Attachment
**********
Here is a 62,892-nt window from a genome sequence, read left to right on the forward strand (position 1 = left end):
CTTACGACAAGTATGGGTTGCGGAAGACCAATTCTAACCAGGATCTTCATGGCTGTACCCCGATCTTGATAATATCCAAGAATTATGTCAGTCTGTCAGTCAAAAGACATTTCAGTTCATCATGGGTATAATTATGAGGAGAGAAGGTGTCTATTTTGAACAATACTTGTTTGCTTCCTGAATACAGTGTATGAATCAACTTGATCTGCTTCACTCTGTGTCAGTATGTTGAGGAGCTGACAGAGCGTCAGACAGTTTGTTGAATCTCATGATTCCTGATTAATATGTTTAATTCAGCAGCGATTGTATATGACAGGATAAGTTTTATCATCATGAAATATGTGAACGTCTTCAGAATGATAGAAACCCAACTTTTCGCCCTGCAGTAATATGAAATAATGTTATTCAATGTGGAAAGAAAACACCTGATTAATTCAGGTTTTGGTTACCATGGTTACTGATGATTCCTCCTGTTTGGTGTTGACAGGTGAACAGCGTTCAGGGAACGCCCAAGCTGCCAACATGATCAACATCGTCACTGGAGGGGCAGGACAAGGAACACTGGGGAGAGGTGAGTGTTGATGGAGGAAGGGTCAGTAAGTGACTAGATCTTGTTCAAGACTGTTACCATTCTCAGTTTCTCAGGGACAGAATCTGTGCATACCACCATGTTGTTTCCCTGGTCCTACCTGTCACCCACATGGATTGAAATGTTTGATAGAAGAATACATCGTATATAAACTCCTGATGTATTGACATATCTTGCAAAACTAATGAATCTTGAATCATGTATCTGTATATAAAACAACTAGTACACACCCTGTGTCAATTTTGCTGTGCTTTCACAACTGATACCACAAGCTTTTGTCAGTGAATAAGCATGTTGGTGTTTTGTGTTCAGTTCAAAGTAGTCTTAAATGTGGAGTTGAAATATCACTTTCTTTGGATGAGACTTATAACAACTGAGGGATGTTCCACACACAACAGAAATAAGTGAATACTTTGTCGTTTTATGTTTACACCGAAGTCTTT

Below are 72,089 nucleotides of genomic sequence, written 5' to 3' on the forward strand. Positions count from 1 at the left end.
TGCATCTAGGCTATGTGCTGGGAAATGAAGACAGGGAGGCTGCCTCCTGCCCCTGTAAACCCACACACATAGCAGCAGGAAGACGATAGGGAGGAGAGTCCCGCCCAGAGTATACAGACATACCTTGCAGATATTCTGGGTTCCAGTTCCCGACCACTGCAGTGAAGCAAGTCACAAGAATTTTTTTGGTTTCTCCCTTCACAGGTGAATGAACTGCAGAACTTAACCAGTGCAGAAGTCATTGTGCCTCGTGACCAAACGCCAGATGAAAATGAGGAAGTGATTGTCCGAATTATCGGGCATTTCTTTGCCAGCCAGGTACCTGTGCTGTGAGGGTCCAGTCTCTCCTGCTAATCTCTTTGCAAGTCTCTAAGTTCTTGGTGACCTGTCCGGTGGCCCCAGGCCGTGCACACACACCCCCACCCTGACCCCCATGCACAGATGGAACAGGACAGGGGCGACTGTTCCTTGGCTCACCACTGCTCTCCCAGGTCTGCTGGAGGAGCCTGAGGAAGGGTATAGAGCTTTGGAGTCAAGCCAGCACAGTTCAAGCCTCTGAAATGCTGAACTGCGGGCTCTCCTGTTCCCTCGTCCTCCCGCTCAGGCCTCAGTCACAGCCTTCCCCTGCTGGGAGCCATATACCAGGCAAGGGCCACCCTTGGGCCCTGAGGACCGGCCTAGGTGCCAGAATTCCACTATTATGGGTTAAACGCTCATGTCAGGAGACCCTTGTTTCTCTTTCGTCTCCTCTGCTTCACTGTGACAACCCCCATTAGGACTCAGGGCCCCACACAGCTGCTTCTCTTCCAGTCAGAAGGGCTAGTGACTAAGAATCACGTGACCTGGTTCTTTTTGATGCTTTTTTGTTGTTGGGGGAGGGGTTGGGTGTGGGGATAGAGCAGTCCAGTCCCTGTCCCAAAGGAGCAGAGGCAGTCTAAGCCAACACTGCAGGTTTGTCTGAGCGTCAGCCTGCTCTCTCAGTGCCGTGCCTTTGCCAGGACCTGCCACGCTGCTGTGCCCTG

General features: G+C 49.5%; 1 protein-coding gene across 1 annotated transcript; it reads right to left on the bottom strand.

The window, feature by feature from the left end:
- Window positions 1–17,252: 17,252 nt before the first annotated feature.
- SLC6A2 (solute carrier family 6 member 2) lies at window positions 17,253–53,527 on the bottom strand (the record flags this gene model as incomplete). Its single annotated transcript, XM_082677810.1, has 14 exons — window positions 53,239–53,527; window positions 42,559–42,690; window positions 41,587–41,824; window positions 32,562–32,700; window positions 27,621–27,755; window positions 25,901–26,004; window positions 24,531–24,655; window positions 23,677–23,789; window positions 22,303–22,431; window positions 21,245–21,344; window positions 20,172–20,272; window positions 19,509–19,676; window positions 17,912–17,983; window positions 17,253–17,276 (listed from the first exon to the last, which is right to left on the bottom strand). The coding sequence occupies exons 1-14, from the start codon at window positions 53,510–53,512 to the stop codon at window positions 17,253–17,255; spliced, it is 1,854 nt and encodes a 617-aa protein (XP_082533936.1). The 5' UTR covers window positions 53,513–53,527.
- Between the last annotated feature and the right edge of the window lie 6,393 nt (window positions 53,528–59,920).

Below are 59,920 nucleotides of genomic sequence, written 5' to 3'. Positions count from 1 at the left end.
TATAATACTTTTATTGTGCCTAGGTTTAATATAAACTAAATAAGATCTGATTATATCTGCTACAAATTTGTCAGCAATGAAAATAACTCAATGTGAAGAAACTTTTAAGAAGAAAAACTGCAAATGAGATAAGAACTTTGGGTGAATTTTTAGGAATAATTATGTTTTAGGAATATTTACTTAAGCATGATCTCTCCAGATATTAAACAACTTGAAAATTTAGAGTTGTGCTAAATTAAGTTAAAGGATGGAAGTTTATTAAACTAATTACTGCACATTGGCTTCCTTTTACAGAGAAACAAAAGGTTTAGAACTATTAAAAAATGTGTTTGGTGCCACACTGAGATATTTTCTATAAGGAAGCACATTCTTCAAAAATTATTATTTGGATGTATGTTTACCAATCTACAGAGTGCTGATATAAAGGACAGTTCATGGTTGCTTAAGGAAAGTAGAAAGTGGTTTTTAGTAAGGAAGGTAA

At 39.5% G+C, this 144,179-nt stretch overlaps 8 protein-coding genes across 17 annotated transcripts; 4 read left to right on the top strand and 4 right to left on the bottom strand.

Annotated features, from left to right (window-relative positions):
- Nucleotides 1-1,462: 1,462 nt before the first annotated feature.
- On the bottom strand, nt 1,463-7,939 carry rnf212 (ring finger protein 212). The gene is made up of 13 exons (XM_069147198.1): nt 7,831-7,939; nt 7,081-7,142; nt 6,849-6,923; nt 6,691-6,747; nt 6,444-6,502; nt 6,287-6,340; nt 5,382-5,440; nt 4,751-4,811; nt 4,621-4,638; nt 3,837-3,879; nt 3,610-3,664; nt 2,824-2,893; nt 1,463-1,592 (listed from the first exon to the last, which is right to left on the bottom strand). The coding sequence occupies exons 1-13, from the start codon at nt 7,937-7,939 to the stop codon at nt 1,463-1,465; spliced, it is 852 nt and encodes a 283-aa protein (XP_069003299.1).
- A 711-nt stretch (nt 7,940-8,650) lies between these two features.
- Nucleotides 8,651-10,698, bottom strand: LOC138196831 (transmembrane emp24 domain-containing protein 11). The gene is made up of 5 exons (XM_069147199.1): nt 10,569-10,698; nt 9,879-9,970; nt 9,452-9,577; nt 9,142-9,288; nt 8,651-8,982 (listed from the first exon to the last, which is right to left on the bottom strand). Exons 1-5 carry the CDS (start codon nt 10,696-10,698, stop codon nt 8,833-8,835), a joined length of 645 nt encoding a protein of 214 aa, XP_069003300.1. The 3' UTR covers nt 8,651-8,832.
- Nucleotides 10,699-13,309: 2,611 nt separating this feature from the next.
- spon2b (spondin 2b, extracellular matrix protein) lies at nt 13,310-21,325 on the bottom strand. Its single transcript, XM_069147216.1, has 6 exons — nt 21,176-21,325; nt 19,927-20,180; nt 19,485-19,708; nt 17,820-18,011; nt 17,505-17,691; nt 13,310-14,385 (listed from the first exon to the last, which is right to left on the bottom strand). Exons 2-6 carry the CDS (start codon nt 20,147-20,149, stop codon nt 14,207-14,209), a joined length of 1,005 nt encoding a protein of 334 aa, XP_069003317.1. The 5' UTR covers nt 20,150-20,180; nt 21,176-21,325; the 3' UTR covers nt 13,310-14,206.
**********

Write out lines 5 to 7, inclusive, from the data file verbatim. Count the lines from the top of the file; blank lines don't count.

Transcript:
General features: G+C 49.5%; 1 protein-coding gene across 1 annotated transcript; it reads right to left on the bottom strand.

The window, feature by feature from the left end:
- Window positions 1–17,252: 17,252 nt before the first annotated feature.